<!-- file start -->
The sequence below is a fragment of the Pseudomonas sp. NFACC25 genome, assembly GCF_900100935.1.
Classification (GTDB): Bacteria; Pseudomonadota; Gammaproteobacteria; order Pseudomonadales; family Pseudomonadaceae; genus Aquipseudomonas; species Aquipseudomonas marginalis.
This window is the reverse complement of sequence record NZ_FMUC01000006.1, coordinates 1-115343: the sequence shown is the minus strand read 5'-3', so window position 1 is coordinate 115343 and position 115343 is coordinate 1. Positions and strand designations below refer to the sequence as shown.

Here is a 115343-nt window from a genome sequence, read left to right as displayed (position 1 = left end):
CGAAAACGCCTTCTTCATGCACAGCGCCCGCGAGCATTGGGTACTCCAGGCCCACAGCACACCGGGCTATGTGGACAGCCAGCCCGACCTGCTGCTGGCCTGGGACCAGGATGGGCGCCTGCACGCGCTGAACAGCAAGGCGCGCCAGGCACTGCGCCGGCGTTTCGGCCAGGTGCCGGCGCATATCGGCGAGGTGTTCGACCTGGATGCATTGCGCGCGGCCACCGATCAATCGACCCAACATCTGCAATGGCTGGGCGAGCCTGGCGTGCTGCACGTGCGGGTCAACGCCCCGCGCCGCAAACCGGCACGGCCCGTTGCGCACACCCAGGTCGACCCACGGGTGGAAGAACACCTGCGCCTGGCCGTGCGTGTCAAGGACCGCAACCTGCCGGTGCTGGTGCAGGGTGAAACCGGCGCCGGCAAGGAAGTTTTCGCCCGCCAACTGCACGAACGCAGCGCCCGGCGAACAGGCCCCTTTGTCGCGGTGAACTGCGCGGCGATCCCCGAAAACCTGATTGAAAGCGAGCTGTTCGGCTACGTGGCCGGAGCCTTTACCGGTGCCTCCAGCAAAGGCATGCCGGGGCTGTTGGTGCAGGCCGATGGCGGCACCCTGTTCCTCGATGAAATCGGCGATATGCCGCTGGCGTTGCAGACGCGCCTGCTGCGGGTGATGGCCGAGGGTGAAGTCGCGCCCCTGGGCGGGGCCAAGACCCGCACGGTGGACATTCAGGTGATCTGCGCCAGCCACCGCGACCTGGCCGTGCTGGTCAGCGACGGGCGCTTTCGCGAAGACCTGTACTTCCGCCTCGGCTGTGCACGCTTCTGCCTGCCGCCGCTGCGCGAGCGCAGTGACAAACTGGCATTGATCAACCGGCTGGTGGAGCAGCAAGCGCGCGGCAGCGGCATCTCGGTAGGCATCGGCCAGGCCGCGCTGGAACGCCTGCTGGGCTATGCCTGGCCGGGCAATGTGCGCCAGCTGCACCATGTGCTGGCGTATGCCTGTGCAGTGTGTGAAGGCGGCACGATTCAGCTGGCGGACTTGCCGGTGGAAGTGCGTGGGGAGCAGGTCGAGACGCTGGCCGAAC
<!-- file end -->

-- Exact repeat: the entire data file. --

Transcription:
The sequence below is a fragment of the Pseudomonas sp. NFACC25 genome, assembly GCF_900100935.1.
Classification (GTDB): Bacteria; Pseudomonadota; Gammaproteobacteria; order Pseudomonadales; family Pseudomonadaceae; genus Aquipseudomonas; species Aquipseudomonas marginalis.
This window is the reverse complement of sequence record NZ_FMUC01000006.1, coordinates 1-115343: the sequence shown is the minus strand read 5'-3', so window position 1 is coordinate 115343 and position 115343 is coordinate 1. Positions and strand designations below refer to the sequence as shown.

Here is a 115343-nt window from a genome sequence, read left to right as displayed (position 1 = left end):
CGAAAACGCCTTCTTCATGCACAGCGCCCGCGAGCATTGGGTACTCCAGGCCCACAGCACACCGGGCTATGTGGACAGCCAGCCCGACCTGCTGCTGGCCTGGGACCAGGATGGGCGCCTGCACGCGCTGAACAGCAAGGCGCGCCAGGCACTGCGCCGGCGTTTCGGCCAGGTGCCGGCGCATATCGGCGAGGTGTTCGACCTGGATGCATTGCGCGCGGCCACCGATCAATCGACCCAACATCTGCAATGGCTGGGCGAGCCTGGCGTGCTGCACGTGCGGGTCAACGCCCCGCGCCGCAAACCGGCACGGCCCGTTGCGCACACCCAGGTCGACCCACGGGTGGAAGAACACCTGCGCCTGGCCGTGCGTGTCAAGGACCGCAACCTGCCGGTGCTGGTGCAGGGTGAAACCGGCGCCGGCAAGGAAGTTTTCGCCCGCCAACTGCACGAACGCAGCGCCCGGCGAACAGGCCCCTTTGTCGCGGTGAACTGCGCGGCGATCCCCGAAAACCTGATTGAAAGCGAGCTGTTCGGCTACGTGGCCGGAGCCTTTACCGGTGCCTCCAGCAAAGGCATGCCGGGGCTGTTGGTGCAGGCCGATGGCGGCACCCTGTTCCTCGATGAAATCGGCGATATGCCGCTGGCGTTGCAGACGCGCCTGCTGCGGGTGATGGCCGAGGGTGAAGTCGCGCCCCTGGGCGGGGCCAAGACCCGCACGGTGGACATTCAGGTGATCTGCGCCAGCCACCGCGACCTGGCCGTGCTGGTCAGCGACGGGCGCTTTCGCGAAGACCTGTACTTCCGCCTCGGCTGTGCACGCTTCTGCCTGCCGCCGCTGCGCGAGCGCAGTGACAAACTGGCATTGATCAACCGGCTGGTGGAGCAGCAAGCGCGCGGCAGCGGCATCTCGGTAGGCATCGGCCAGGCCGCGCTGGAACGCCTGCTGGGCTATGCCTGGCCGGGCAATGTGCGCCAGCTGCACCATGTGCTGGCGTATGCCTGTGCAGTGTGTGAAGGCGGCACGATTCAGCTGGCGGACTTGCCGGTGGAAGTGCGTGGGGAGCAGGTCGAGACGCTGGCCGAAC